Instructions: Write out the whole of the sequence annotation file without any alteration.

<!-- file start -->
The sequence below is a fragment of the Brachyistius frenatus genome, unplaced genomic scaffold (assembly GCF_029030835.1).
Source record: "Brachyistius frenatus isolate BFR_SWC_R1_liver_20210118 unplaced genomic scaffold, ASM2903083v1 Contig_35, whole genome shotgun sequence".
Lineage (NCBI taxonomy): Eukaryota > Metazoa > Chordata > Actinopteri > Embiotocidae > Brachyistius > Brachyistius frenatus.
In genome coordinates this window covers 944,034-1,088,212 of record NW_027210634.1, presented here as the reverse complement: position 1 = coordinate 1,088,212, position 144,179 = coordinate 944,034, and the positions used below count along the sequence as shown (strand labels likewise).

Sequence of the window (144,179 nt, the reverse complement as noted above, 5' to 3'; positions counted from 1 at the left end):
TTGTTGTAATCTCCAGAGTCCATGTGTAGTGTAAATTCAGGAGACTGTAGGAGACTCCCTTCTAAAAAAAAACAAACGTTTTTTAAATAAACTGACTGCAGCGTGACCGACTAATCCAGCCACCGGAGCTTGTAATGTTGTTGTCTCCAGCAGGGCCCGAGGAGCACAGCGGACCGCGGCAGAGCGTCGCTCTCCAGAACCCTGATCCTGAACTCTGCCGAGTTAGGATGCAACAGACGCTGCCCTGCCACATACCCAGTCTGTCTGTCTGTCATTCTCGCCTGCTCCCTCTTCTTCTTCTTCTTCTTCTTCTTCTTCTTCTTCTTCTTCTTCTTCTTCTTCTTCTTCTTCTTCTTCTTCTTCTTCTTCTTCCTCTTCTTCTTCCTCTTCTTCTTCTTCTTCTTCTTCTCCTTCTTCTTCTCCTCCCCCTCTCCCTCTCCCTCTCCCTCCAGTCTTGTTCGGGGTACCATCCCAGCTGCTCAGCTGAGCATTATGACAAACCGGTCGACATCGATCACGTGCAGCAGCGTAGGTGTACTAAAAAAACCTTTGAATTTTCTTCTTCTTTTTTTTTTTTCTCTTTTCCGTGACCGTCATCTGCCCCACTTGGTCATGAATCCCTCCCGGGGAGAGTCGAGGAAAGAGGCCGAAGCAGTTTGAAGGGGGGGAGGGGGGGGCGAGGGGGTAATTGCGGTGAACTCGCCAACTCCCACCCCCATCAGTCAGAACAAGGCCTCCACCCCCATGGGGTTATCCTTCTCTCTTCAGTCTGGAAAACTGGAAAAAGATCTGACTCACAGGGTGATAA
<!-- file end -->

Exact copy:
The sequence below is a fragment of the Brachyistius frenatus genome, unplaced genomic scaffold (assembly GCF_029030835.1).
Source record: "Brachyistius frenatus isolate BFR_SWC_R1_liver_20210118 unplaced genomic scaffold, ASM2903083v1 Contig_35, whole genome shotgun sequence".
Lineage (NCBI taxonomy): Eukaryota > Metazoa > Chordata > Actinopteri > Embiotocidae > Brachyistius > Brachyistius frenatus.
In genome coordinates this window covers 944,034-1,088,212 of record NW_027210634.1, presented here as the reverse complement: position 1 = coordinate 1,088,212, position 144,179 = coordinate 944,034, and the positions used below count along the sequence as shown (strand labels likewise).

Sequence of the window (144,179 nt, the reverse complement as noted above, 5' to 3'; positions counted from 1 at the left end):
TTGTTGTAATCTCCAGAGTCCATGTGTAGTGTAAATTCAGGAGACTGTAGGAGACTCCCTTCTAAAAAAAAACAAACGTTTTTTAAATAAACTGACTGCAGCGTGACCGACTAATCCAGCCACCGGAGCTTGTAATGTTGTTGTCTCCAGCAGGGCCCGAGGAGCACAGCGGACCGCGGCAGAGCGTCGCTCTCCAGAACCCTGATCCTGAACTCTGCCGAGTTAGGATGCAACAGACGCTGCCCTGCCACATACCCAGTCTGTCTGTCTGTCATTCTCGCCTGCTCCCTCTTCTTCTTCTTCTTCTTCTTCTTCTTCTTCTTCTTCTTCTTCTTCTTCTTCTTCTTCTTCTTCTTCTTCTTCTTCTTCTTCCTCTTCTTCTTCCTCTTCTTCTTCTTCTTCTTCTTCTCCTTCTTCTTCTCCTCCCCCTCTCCCTCTCCCTCTCCCTCCAGTCTTGTTCGGGGTACCATCCCAGCTGCTCAGCTGAGCATTATGACAAACCGGTCGACATCGATCACGTGCAGCAGCGTAGGTGTACTAAAAAAACCTTTGAATTTTCTTCTTCTTTTTTTTTTTTCTCTTTTCCGTGACCGTCATCTGCCCCACTTGGTCATGAATCCCTCCCGGGGAGAGTCGAGGAAAGAGGCCGAAGCAGTTTGAAGGGGGGGAGGGGGGGGCGAGGGGGTAATTGCGGTGAACTCGCCAACTCCCACCCCCATCAGTCAGAACAAGGCCTCCACCCCCATGGGGTTATCCTTCTCTCTTCAGTCTGGAAAACTGGAAAAAGATCTGACTCACAGGGTGATAA